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How Does Your Grammar Grow?


Bairn is still in common use in the North East


Isn’t etymology a fascinating thing?!.. :face_with_monocle:


Yes, I love insects … oh, … :wink:


I wonder what the Etymology of Entomology is…?! :wink:


It’s ephemeral…:wink:


It most certainly is :+1:! Also my northern Irish friend also uses Wean/wain for children too.


Ulster and Southern Scotland are pretty intertwined in many ways…


One of my fav Lancashire colloquial phrases is “nobbut a cockstride away” "very near to":boom::roll_eyes::rose:


Watching The Bridge, I was intrigued to find that the Swedes also say ‘braw’ for ‘good’, just like Paw Broon.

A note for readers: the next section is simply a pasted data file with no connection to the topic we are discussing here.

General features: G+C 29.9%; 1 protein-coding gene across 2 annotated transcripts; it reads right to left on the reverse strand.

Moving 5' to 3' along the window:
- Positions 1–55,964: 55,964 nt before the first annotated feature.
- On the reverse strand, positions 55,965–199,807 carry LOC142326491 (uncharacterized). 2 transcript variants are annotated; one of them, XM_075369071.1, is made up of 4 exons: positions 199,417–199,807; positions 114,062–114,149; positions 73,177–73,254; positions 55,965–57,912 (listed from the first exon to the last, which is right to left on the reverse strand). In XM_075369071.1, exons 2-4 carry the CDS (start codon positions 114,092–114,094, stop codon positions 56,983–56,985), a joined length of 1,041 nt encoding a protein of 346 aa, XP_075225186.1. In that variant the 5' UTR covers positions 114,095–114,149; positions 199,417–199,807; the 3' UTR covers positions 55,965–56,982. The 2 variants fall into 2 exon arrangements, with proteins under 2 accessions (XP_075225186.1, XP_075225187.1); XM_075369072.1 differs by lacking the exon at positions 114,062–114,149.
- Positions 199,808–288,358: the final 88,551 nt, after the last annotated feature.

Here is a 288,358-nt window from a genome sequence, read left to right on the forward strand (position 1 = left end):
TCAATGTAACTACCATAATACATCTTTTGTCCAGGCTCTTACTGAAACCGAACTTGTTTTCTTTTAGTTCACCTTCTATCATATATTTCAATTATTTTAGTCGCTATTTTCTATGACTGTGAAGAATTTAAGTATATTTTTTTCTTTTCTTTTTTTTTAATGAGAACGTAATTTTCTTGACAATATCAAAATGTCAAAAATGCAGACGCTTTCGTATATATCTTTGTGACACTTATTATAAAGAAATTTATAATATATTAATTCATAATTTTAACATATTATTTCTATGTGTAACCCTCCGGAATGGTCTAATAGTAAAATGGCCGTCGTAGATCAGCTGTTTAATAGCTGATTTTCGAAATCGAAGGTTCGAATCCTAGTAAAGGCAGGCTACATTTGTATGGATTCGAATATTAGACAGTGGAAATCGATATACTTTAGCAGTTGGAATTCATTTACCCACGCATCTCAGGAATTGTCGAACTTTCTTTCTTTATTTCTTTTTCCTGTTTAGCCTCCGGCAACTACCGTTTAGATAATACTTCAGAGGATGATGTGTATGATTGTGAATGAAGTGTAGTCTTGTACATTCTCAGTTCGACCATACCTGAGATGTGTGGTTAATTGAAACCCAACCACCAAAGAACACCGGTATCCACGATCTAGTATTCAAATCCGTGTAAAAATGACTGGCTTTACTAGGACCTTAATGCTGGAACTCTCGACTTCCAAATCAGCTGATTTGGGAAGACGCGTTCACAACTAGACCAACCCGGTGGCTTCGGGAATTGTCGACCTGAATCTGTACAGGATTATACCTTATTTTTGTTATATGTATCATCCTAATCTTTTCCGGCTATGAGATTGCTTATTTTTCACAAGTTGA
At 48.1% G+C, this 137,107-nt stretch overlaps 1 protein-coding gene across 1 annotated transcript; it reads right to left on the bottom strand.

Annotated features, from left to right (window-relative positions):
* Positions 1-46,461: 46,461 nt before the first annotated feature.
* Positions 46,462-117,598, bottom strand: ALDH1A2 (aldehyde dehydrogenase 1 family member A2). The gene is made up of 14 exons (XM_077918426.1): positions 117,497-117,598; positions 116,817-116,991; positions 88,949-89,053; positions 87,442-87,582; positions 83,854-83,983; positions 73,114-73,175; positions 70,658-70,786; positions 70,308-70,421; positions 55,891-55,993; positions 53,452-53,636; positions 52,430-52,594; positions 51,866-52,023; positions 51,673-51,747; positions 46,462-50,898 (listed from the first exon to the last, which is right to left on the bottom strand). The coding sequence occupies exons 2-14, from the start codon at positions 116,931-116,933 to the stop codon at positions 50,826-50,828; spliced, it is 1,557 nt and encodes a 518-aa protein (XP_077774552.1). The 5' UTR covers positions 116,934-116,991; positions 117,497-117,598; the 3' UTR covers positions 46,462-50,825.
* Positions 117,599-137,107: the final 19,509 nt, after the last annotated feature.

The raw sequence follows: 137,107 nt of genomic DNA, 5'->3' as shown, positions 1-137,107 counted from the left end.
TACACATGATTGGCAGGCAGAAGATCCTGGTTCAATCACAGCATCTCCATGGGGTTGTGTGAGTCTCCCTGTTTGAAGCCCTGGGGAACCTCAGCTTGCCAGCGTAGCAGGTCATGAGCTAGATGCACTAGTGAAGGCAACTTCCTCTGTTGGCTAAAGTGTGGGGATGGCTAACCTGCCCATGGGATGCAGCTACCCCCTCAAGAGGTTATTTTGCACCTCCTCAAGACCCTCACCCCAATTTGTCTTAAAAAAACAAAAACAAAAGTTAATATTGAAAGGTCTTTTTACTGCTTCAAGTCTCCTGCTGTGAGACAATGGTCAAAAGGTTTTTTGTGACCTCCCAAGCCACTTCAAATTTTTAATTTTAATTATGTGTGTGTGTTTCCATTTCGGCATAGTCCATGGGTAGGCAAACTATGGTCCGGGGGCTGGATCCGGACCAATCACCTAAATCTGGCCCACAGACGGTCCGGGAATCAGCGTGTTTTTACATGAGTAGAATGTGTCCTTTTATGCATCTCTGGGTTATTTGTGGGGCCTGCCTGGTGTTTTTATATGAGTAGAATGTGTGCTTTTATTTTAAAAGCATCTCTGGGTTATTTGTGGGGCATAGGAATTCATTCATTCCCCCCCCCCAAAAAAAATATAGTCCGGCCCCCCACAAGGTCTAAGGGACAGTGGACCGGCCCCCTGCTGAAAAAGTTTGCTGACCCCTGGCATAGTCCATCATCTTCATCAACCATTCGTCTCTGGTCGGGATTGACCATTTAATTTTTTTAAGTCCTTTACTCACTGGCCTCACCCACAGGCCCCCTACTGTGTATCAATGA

Indeed! They write it as ‘bra’… Which caused no end of amusement in my Swedish class. We weren’t a mature lot!


“Arl plodge in the claggy clarts if ya hoy us a ha’p’ny hinny.”
Any one up for that translated from Geordie into propa Queen’s prose?

This text will be blurred[/spoiler]“I would step into the deep, thick mud if you would only throw me half a pence, Mrs.”


Hinny is the only word I recognise. And that’s only due to the Unthanks song Here’s the Tender Coming (beautiful song!).
I love the variety and uniqueness of English dialects!


After 10 years still trying to understand Bristolian.